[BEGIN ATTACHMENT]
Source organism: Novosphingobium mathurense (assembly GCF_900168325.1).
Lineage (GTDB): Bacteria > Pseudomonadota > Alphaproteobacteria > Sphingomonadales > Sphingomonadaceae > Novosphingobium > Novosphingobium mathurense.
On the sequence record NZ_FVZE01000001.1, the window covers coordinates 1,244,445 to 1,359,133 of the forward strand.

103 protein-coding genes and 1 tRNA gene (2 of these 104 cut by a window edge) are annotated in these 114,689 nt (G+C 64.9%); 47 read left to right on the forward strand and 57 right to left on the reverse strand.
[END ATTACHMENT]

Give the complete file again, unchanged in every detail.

Source organism: Novosphingobium mathurense (assembly GCF_900168325.1).
Lineage (GTDB): Bacteria > Pseudomonadota > Alphaproteobacteria > Sphingomonadales > Sphingomonadaceae > Novosphingobium > Novosphingobium mathurense.
On the sequence record NZ_FVZE01000001.1, the window covers coordinates 1,244,445 to 1,359,133 of the forward strand.

103 protein-coding genes and 1 tRNA gene (2 of these 104 cut by a window edge) are annotated in these 114,689 nt (G+C 64.9%); 47 read left to right on the forward strand and 57 right to left on the reverse strand.